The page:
Moments of stillness, in a city of millions

A few weekends ago my family and I hopped in the car for an adventure. This has become our Sunday routine over the past several months of the pandemic, with our former weekend rituals nothing more than distant memories.

When I moved to Mexico City in 2014, my husband and I spent most of our free time exploring the megacity of 20 million. We squeezed our way through massive crowds that had traveled across the country to pray to the Virgin of Guadalupe, Mexico’s patron saint. We spent hours in crowded fruit and vegetable markets, looking for the perfect mango milkshake or vendors selling the most interesting-sounding mole mix. 

Once our two children were born, we made more stops at nearby parks, catching up with friends on the playground or testing out new flavors of paletas, delicious artisanal popsicles. 

The idea of being alone was laughable: I remember once looking out my office window, pre-pandemic, and not seeing a single person on the block. I recall it vividly because it seemed utterly apocalyptic – and it never happened again.

Over the past nine months, our lives have moved increasingly indoors. We avoid the still-crowded restaurants and city plazas. Sometimes the walls of our home/office/preschool/zoo feel as though they’re closing in on us.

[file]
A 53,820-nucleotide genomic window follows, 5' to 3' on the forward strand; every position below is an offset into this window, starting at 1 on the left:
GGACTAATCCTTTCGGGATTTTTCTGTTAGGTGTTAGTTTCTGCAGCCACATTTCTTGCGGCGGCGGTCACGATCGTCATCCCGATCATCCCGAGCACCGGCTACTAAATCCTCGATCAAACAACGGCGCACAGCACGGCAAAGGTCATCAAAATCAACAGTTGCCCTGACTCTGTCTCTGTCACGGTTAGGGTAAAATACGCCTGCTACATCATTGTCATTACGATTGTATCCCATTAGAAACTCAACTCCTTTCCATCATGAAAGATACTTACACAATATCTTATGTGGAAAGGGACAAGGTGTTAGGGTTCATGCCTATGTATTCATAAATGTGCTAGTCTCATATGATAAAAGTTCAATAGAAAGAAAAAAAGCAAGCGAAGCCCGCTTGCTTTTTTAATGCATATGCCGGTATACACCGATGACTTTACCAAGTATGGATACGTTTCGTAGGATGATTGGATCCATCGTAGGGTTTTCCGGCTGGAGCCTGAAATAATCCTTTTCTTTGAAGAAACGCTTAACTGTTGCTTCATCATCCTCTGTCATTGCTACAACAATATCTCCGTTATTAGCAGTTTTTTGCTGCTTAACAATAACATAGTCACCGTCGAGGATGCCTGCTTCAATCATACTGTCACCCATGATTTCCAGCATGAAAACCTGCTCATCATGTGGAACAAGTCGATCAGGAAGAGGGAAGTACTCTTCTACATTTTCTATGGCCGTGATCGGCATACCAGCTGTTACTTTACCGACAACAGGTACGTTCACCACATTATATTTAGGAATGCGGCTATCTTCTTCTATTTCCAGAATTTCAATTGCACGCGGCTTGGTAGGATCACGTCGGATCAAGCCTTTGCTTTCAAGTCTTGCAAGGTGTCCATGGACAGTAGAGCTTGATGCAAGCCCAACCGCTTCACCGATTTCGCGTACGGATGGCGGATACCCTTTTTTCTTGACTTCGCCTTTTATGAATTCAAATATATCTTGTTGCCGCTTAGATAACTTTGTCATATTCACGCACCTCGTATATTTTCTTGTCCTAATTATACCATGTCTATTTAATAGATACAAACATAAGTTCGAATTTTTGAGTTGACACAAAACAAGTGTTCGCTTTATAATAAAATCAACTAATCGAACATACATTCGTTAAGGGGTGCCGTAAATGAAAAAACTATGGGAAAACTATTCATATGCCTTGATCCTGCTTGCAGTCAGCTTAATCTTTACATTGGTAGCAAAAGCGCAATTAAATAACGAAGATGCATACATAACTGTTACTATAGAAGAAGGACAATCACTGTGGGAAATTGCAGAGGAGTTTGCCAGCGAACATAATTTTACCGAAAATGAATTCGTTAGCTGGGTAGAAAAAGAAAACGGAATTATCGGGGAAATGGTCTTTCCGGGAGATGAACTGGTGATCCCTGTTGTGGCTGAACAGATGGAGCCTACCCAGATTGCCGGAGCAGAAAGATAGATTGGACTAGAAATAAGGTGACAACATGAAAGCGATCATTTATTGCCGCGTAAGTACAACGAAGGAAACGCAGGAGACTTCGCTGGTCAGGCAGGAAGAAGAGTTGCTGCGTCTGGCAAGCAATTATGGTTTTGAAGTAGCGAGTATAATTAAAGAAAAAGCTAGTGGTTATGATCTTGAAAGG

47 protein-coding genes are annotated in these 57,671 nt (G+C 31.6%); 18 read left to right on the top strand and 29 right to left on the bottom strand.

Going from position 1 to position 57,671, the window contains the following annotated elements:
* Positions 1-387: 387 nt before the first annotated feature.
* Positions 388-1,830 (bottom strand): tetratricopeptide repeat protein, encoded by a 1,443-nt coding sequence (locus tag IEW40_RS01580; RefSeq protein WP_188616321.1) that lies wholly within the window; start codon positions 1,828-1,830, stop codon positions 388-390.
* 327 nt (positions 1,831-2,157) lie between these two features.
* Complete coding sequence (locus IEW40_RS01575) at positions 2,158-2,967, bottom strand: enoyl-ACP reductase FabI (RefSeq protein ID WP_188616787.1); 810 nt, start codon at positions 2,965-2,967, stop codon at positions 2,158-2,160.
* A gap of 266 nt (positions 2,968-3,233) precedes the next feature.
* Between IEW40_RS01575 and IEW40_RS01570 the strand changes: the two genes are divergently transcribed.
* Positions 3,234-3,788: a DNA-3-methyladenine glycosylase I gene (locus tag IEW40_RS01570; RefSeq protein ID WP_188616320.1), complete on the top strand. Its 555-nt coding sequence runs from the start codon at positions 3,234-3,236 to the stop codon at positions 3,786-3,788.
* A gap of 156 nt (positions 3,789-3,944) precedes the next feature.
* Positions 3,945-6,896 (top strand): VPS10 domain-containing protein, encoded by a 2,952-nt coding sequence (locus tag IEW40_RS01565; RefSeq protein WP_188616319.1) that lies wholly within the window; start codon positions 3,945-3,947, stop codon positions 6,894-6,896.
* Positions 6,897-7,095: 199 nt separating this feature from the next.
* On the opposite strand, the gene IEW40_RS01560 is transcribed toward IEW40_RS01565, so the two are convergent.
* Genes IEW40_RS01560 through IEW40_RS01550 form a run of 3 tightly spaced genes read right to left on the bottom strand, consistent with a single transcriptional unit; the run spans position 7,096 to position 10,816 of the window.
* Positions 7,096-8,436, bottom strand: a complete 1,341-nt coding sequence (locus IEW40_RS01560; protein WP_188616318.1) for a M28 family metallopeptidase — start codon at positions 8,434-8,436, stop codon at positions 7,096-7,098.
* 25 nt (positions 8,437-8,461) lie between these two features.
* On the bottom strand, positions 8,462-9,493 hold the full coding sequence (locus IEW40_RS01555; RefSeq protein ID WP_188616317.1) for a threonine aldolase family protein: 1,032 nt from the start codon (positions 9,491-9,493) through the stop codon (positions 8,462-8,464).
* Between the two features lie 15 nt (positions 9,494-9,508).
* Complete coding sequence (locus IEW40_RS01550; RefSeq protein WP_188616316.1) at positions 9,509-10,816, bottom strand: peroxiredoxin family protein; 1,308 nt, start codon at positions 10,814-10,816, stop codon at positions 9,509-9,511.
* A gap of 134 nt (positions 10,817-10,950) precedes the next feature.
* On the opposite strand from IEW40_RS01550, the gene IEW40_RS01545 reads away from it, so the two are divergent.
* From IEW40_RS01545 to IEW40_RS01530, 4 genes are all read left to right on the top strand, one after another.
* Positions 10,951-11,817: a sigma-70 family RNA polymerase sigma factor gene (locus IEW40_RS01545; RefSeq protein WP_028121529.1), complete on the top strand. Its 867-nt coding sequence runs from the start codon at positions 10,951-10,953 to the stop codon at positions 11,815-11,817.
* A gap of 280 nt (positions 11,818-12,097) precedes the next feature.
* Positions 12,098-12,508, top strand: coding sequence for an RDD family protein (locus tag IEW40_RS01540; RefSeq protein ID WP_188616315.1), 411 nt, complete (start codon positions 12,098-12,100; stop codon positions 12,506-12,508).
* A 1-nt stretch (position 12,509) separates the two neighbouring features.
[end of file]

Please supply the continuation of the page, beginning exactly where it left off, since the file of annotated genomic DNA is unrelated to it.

‘This is an assault on democracy.’ D.C. gears up for a wild week.

Except on weekends. On a recent morning, we drove about 30 minutes to Los Dinamos, a vast, mountainous, densely forested national park – officially within the capital’s city limits. Despite Mexico City’s reputation as a crowded, bustling megalopolis, there are a handful of mountain refuges and hikes less than an hour away. This particular Sunday was a foggy, rainy day, but the sun peeked out every once in a while, and the cover of the tall pine trees kept us dry. 

A few minutes into our walk, my eyes followed the muddy, rocky path until it turned a green corner in the distance. I listened to the sound of rushing water from the river below (the park used to be a series of hydroelectric plants) and the twittering of birds hidden in the branches above. I held the tiny hand of our excited toddler, eager to get a week’s worth of wiggles out. And then I realized with a jolt: We’re alone. In a city of millions where a quiet night is punctuated with sounds of tamale or sweet-potato vendors stalking the streets with their high-pitched whistles or recorded sales pitches, we had transported ourselves into another realm.

I often tell people what I miss most about pre-pandemic life is the buzz of the city. I miss street food, and mariachi serenades while I’m in a busy cafe sipping my morning coffee. 

But I’ve come to realize that my sentiment’s not entirely true. Yes, I miss the hustle and bustle, but I’m not sure it’s what I need right now. I need these walks on pine-needle-covered trails with my young daughters, exploring the decomposing tree trunks or calling out the colors of the flowers we pass along the way. I need to breathe in truly fresh air; I need to lure my kids (and my husband) ahead with promises of snacks and perfect picnic spots. 

I need to be with my family – even as I miss my parents, siblings, and friends immensely – in the heart of a forest on the edge of a megacity in the midst of a pandemic.

It’s a reminder that there’s life all around me, even if I can’t spend time mixing with others.


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